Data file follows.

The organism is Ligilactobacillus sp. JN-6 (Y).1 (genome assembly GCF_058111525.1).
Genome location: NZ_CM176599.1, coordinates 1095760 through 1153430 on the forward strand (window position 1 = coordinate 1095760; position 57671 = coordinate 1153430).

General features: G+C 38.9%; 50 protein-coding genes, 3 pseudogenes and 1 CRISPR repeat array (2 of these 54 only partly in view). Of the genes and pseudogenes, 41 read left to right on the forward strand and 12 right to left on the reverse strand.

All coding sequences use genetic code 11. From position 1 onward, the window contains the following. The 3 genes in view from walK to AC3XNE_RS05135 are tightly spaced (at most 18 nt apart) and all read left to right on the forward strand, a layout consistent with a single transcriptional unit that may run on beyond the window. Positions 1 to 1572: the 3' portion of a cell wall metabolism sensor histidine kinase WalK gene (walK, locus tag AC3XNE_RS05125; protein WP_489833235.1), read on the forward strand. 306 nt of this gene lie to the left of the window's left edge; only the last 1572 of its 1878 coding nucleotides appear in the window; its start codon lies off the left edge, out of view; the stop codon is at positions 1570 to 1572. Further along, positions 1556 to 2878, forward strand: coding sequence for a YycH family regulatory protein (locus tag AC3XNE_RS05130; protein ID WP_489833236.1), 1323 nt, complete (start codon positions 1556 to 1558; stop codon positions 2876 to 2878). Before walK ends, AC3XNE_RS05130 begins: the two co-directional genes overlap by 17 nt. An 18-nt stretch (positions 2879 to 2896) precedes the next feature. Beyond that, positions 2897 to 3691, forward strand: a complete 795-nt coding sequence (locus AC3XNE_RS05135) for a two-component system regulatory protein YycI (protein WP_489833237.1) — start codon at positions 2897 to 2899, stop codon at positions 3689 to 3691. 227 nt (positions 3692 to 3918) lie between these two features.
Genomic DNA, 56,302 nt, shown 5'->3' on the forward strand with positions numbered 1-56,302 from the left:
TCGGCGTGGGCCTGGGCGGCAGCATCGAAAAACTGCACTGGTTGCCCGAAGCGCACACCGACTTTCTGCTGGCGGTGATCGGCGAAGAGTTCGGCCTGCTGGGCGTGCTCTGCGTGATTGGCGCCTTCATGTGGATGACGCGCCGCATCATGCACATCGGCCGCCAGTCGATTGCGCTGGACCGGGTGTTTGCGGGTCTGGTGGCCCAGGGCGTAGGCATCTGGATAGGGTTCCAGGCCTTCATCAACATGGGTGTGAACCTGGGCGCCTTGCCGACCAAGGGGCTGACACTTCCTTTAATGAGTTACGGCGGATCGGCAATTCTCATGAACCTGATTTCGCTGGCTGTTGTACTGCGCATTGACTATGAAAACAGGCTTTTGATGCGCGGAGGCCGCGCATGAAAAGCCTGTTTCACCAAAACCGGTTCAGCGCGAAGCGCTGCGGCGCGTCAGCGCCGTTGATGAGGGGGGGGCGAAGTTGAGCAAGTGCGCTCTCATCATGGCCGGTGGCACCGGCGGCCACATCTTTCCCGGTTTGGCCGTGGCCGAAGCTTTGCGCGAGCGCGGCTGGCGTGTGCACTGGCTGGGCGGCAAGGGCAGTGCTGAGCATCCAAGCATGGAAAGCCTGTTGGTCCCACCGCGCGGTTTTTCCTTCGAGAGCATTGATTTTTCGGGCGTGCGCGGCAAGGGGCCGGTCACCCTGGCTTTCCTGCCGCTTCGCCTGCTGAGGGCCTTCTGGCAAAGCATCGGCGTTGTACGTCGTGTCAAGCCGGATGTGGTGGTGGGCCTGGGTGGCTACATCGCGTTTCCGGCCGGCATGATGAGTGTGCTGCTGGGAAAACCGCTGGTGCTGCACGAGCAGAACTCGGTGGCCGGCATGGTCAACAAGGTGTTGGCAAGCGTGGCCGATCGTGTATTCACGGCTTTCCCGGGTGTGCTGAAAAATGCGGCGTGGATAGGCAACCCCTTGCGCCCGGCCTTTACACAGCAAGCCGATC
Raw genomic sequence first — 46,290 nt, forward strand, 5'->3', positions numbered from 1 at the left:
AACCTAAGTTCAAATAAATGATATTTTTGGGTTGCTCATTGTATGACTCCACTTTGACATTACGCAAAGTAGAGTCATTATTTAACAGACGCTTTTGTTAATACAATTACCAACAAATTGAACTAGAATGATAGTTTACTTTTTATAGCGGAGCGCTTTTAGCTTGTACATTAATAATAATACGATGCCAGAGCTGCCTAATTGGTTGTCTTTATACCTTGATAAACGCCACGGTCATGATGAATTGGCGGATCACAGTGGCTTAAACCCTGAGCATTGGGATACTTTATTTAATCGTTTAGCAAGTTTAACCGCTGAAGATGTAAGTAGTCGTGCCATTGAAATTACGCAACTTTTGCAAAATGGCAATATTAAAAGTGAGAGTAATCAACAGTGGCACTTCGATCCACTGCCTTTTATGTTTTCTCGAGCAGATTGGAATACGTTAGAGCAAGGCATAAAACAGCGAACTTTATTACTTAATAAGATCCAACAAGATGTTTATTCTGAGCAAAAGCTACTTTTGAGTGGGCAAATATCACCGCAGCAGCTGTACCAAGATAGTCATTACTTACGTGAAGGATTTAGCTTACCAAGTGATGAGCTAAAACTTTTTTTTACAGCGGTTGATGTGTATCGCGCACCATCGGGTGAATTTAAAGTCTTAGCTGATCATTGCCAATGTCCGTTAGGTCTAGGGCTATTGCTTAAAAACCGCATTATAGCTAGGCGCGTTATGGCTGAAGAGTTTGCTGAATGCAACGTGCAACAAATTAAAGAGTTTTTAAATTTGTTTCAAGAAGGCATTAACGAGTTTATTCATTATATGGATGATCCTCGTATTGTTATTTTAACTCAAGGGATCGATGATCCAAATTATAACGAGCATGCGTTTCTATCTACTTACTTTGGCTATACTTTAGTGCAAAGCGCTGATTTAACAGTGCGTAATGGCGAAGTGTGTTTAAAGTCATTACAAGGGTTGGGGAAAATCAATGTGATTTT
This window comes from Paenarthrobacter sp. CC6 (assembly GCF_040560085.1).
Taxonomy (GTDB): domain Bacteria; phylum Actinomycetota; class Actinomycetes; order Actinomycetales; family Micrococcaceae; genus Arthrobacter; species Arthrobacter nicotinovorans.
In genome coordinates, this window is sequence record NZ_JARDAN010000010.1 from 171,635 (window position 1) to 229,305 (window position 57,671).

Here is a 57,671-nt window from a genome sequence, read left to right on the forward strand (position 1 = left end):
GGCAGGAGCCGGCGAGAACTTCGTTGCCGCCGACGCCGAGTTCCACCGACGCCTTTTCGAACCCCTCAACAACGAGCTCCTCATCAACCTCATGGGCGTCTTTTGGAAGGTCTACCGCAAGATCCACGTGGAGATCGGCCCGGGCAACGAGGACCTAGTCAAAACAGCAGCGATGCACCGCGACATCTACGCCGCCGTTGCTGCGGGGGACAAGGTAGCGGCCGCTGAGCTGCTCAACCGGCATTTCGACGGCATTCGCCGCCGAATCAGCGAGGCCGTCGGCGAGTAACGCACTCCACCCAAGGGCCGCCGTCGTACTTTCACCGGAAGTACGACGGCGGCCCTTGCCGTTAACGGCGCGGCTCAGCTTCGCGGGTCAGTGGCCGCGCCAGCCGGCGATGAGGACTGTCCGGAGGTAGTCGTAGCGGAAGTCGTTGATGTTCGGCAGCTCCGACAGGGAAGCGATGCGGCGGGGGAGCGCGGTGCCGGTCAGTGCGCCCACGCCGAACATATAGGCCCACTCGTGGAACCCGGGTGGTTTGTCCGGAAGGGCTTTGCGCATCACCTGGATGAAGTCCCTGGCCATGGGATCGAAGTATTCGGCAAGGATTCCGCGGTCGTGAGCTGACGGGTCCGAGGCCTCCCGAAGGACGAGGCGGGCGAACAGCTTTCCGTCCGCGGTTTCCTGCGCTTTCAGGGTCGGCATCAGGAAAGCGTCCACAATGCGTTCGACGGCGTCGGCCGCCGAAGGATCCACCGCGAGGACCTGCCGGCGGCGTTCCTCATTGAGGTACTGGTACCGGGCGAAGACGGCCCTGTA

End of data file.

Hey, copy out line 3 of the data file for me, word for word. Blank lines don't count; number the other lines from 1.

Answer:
General features: G+C 38.9%; 50 protein-coding genes, 3 pseudogenes and 1 CRISPR repeat array (2 of these 54 only partly in view). Of the genes and pseudogenes, 41 read left to right on the forward strand and 12 right to left on the reverse strand.